I pulled muscles from bone as easy as wiping butter from a knife. Something flitted and darted about inside a closed cage made of fragile, thin ribs. My chick—my beloved—had a bird for a heart. Alive inside its chest, a single, small songbird. I wept as I broke bones to free it. In direct proportion, my chick withered and crumpled to ash as the bird butted against its ribs and shot out. Flurry of wings and screaming. His eyes gouged and pecked, His face raked by a sharp beak. It snagged my collar and we made straight for the open barn door and took flight, up through spirals of smoke and fire into the blank and empty sky. The barn was a toy left behind on the lawn, a diminishing speck with an angry demi-god stood cursing in its hayloft window. Higher we rose, ‘til the streets and farm and town were brown and yellow quilt squares and the earth resembled a snowy bed. I dreamed that I was dead, for what else could ease the ache inside me? Locusts woke me. Chittering storm of crackling carapaces, a brown and living cloud swarmed the air. We pushed through them, sharp, sticky hooks and antennae in my mouth, snagging my hair. Filthy whir of wings, too many of them to breathe. Bugs between my teeth. Scratching my eyes. A plague of ruination.
Heads down, we burrowed through the swarm. They were but a nuisance, a single mosquito buzzing by my ear. We broke through. I could see the sky and breathe without sucking insect bodies into my mouth. Waves of dread flowed sluggish as cold blood. On we flew, noses toward the setting sun. I glimpsed the silver crags of the holy hills striped with veins of azure gems. Saw the emerald tracts of trees and the dipping river’s mercurial thread. Knew then that we approached the endless stair cluttered with pilgrims’ bones and martyrs’ relics, and would make the unceasing climb to the Nephilims’ realm.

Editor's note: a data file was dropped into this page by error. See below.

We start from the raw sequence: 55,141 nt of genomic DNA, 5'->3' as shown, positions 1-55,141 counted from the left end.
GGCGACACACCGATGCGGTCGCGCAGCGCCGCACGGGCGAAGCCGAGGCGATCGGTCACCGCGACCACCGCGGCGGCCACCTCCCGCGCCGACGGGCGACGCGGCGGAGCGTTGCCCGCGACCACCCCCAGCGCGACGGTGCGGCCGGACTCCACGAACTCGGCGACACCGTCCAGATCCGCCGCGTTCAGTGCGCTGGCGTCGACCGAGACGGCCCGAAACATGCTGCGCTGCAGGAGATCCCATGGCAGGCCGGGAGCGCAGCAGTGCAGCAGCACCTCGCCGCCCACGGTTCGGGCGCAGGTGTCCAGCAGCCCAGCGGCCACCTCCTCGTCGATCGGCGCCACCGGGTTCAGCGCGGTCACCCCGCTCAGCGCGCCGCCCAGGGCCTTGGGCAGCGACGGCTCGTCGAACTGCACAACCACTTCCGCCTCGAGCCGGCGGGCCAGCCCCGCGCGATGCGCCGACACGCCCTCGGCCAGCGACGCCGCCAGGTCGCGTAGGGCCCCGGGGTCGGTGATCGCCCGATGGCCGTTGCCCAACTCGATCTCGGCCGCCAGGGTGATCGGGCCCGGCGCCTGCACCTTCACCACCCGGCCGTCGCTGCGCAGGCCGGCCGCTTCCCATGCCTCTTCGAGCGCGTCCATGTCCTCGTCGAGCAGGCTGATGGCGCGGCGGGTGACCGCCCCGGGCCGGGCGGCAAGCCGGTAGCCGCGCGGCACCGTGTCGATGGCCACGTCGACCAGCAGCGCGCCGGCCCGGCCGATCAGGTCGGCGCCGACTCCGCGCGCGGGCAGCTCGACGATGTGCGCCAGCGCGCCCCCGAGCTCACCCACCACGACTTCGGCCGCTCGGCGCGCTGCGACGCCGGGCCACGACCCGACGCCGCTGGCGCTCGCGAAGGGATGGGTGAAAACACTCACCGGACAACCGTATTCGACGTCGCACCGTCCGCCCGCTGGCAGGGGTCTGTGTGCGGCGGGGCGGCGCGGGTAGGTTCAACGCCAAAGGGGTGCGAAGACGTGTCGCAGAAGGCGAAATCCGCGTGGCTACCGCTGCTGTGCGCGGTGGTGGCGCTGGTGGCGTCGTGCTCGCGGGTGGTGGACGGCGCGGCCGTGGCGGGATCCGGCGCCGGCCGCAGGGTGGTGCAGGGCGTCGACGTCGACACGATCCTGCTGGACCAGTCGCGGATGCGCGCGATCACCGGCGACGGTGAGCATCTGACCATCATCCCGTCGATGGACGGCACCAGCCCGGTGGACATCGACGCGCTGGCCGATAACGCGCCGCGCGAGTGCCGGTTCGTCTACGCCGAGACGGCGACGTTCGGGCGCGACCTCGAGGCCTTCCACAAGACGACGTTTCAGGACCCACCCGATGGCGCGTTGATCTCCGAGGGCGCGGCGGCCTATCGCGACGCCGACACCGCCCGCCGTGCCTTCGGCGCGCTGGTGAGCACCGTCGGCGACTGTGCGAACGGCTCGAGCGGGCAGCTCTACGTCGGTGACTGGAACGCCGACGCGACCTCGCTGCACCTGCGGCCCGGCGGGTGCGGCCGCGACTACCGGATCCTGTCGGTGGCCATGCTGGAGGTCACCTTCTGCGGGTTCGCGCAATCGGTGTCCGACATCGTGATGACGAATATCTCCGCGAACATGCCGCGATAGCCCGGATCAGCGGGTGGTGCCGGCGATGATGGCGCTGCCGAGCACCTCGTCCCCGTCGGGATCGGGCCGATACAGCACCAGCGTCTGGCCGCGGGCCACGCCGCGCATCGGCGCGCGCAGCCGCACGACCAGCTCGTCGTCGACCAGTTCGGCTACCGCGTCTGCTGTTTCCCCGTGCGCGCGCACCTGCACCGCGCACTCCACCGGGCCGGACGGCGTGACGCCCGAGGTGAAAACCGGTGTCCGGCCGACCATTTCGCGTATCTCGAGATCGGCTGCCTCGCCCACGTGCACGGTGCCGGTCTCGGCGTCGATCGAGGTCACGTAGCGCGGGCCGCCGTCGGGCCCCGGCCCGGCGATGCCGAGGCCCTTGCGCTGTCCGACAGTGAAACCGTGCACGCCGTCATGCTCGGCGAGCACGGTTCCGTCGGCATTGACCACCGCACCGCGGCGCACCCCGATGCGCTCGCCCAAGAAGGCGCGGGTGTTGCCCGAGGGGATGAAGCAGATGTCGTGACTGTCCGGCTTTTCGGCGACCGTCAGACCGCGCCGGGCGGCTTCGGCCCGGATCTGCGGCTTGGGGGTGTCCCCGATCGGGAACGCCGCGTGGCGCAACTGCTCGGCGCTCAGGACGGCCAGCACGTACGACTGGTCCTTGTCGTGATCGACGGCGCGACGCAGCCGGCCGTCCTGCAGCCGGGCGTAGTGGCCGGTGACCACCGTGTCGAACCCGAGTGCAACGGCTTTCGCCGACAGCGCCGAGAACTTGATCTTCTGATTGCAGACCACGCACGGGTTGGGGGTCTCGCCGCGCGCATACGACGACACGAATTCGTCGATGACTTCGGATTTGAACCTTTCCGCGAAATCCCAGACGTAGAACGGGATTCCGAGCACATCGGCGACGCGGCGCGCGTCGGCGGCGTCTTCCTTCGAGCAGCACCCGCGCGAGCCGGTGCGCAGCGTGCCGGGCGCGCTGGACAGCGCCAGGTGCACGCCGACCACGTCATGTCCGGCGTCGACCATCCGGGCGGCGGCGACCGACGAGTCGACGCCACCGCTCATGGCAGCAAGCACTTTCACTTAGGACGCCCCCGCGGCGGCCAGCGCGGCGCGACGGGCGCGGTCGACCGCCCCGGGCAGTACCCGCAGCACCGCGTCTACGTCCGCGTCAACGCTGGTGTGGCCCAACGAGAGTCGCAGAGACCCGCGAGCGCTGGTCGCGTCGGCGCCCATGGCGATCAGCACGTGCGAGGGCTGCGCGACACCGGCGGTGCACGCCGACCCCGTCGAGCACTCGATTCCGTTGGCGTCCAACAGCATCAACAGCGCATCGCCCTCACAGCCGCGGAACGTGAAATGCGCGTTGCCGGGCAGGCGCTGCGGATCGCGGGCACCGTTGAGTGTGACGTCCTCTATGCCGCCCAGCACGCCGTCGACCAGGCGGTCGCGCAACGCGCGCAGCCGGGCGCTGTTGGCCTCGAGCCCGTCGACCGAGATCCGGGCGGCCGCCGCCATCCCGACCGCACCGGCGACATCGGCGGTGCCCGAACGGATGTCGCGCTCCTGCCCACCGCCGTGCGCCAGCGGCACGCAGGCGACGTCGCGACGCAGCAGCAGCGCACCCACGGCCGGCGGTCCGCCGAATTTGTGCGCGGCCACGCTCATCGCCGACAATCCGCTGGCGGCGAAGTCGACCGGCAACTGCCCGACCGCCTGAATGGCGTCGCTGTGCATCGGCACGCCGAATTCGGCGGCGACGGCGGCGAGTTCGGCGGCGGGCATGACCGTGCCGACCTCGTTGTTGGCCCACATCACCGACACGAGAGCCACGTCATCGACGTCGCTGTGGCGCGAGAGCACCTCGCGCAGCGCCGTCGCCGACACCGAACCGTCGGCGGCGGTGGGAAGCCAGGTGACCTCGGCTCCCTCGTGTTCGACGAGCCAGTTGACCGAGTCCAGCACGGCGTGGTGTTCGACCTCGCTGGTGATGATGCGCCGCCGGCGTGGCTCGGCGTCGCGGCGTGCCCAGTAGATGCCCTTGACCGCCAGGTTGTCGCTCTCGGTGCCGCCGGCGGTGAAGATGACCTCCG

The pale stairs were worn smooth and round by the eternal parade of feet. Here and there, the wooden railing broke and regained itself where exhausted seekers had fallen, I surmised. Lost balance, pitched down the slippery steps and collapsed against the ancient, weathered rail. How many bodies had gone over the edge and tumbled down the steep slopes? How could any deity be so careless with its flock?
God makes a poor shepherd, I thought. As if sensing my scorn, the bird hissed at the betrayal. Fine, I thought. Drop me. Toss me on the rocks—I won’t feel a thing—but we settled round the western side of the mount where sunlight painted rosy streaks and cast pink shadows below our eyes. Huge, extravagant nests dotted the mountainside, some as big as ten feet across. Strong wefts of twigs, bone and wiry stuff, each one matted with multicolored feathers and wind borne debris. These were not the nasty nests of city birds, caked with shit and leavings. Flecks of golden stuff, like bits of yellow foil, irradiated the lining, catching sunlight and echoing its heat. The nest was as soft and warm as skin turning damp and flush with passion.
Torn between desire and sickness, craving and repulsion, I bared my breast, indicating the sternum that barred our union. I would let it peck off my meat and peel me down to the bones if it meant I could take it into my own chest and make it a part of me. The bird bit at me with its sharp beak, and ate again of my sustaining flesh.
My skin was too small, too tight. I slipped it off—for I had glimpsed heaven and was no longer human.